Rupert Goodwins' Diary

Rupert Goodwins' Diary

Summary: It's science fiction week, with aliens not quite found in home computers, Apple not quite hitting the Singularity and people making money from gravity waves. Time to flee the country...

TOPICS: Tech Industry
Monday 30/9/2004
Bank Holiday. Stuck in bed with cold. Go away - can't you see I'm ill?

But just to keep you happy, here are two press releases from later on in the week that deserve to be more widely circulated…

Orange on the Yorkshire market:

"Further to the Orange release that was sent out this morning, we wish to point out that the header for some of you read as 'TALK NOWT', when it should have read 'TALK NOW'. The extra 'T' appeared due to the trademark ™ sign, not being able to appear in its true form when using applications such as Lotus notes."

IBM on maintaining that oh so important personal relationship between PRs and hacks:

"Subject: *****SPAM***** Two Horse Race Emerges in Storage Market as Surging IBM and EMC Post Share Gains

Dear Journalist

Please find below the 2 latest releases from IBM. The first announcement reports on IDC's latest figures on XXXX and highlights how IBM has continued to gain year on year revenue in external disk storage for the sixth consecutive quarter."

To be fair, IBM's inability to run a mailing list that bothers to even pretend to personally address the emails and its strange habit of writing reports on Australian lager are risible enough. It was our own spam filter that decided to classify the incoming message as such. However, it would save time and delete key wear if IBM were to just mark email messages accordingly before sending them out.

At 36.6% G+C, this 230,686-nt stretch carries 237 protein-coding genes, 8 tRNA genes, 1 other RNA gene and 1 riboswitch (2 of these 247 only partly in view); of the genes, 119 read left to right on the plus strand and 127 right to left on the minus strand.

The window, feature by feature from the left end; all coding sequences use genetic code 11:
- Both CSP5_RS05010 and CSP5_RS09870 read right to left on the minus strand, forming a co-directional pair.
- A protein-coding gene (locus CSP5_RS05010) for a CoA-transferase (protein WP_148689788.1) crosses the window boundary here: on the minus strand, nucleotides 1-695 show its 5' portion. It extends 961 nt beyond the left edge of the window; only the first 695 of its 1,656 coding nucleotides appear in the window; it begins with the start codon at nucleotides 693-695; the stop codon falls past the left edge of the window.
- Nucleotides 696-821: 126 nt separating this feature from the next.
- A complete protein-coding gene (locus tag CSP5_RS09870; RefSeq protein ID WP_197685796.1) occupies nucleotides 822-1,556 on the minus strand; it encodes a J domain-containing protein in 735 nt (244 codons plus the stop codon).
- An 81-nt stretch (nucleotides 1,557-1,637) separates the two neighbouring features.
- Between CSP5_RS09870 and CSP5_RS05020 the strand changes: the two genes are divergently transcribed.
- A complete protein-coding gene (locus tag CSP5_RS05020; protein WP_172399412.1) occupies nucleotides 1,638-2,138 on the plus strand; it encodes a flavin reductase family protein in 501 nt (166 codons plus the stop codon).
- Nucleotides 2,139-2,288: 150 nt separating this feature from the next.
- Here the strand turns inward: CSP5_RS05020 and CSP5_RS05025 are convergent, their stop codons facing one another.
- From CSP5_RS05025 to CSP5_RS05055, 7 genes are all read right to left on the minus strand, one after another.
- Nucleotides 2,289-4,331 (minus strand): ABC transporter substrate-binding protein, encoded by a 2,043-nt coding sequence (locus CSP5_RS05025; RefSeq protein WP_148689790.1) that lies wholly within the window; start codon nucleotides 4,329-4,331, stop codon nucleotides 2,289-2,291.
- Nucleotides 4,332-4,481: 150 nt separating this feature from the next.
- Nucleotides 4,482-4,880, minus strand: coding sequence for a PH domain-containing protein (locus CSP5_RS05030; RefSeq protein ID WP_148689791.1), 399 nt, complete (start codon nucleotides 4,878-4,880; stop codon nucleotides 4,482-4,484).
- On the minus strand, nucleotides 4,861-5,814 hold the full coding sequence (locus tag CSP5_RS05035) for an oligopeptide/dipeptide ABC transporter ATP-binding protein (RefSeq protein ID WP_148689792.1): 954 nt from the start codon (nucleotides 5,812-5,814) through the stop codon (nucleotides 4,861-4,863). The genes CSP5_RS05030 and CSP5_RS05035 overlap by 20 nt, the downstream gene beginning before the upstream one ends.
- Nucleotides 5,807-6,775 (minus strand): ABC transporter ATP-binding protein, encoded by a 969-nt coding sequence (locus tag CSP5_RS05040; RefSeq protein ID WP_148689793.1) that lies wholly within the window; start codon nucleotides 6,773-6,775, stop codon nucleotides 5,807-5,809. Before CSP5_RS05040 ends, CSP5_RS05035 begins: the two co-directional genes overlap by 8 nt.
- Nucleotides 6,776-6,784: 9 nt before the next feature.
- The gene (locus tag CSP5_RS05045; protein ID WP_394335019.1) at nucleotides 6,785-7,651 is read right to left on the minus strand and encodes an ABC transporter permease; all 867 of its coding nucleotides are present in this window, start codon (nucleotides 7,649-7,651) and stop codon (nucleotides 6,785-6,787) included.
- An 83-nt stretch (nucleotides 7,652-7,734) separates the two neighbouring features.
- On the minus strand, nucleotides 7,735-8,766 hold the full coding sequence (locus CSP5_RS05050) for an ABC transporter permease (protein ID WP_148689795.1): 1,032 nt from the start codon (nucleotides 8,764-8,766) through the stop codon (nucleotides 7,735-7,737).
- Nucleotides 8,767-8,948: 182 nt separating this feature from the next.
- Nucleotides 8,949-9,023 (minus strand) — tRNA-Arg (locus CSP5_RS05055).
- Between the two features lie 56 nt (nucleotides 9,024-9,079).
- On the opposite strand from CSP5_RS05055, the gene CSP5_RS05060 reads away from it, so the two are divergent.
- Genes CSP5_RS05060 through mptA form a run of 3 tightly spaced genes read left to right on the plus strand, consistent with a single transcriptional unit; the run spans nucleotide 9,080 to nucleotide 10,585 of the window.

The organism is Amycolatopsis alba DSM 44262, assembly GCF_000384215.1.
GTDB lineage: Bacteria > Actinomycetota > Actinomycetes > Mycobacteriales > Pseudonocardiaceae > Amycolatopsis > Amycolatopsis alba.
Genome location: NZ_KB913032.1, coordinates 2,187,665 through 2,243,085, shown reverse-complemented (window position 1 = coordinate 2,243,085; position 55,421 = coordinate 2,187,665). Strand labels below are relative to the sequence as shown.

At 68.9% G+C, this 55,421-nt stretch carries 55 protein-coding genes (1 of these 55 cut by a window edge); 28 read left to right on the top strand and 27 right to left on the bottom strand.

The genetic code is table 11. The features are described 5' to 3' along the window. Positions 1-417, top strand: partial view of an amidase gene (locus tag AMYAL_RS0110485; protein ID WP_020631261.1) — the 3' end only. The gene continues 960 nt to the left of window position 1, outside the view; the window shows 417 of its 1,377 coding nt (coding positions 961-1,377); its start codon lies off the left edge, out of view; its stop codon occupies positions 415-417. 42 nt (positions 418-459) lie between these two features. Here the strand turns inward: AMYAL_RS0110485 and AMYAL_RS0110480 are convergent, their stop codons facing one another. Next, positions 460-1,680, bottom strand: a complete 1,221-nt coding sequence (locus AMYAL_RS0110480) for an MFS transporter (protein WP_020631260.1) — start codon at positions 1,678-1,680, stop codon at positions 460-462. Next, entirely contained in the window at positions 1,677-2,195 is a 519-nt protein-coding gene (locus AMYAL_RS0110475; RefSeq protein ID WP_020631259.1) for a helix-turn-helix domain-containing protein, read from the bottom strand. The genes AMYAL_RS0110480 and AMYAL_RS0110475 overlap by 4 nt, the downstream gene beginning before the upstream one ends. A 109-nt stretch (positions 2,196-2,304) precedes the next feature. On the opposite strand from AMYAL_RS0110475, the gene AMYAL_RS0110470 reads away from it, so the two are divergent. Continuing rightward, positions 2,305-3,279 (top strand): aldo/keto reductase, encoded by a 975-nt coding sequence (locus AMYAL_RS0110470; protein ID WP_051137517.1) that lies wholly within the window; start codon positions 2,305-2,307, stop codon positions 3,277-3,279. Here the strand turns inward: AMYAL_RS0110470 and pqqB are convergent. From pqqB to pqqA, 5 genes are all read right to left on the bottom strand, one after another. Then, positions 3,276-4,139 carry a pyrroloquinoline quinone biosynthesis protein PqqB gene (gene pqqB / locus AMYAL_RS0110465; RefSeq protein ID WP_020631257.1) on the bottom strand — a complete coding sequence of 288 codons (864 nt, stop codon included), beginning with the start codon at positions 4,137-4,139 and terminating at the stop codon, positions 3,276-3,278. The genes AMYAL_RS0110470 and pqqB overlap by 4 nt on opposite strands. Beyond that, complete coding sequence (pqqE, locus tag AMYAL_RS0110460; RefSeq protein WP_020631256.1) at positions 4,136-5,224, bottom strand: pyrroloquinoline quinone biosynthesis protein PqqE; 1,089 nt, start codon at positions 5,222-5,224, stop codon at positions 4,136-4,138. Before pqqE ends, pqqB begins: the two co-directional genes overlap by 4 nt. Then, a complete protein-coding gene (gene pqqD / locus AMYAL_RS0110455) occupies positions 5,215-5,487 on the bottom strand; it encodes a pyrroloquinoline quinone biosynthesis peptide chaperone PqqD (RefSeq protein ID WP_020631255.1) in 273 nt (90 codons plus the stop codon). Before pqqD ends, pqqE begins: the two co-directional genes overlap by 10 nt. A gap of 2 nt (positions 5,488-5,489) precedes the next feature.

Topic: Tech Industry

Rupert Goodwins

About Rupert Goodwins

Rupert started off as a nerdy lad expecting to be an electronics engineer, but having tried it for a while discovered that journalism was more fun. He ended up on PC Magazine in the early '90s, before that evolved into ZDNet UK - and Rupert evolved with them into an online journalist.

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  • "...have been predicting that the PC will vanish over the next ten years. It won't go away -- . . . -- but the boxes themselves will be subsumed into other devices."

    PC's won't completely vanish. I think that the personal computer, as we have known it over the last two decades or so, is, always has been, and always will be something like a table top saw. It's big, loud, power hungry, messy, not really designed with anyone's esthetic preferences in mind, and capable of doing major damage if you don't know what you're doing and handle it carefully. As alternative personal computing gadgets emerge, become affordable, and a consensus emerges as to features need to be in them, the traditional PC will still be around, but will become more and more the sort of "big expensive tool" that only the professionals and dedicated hobbyists have.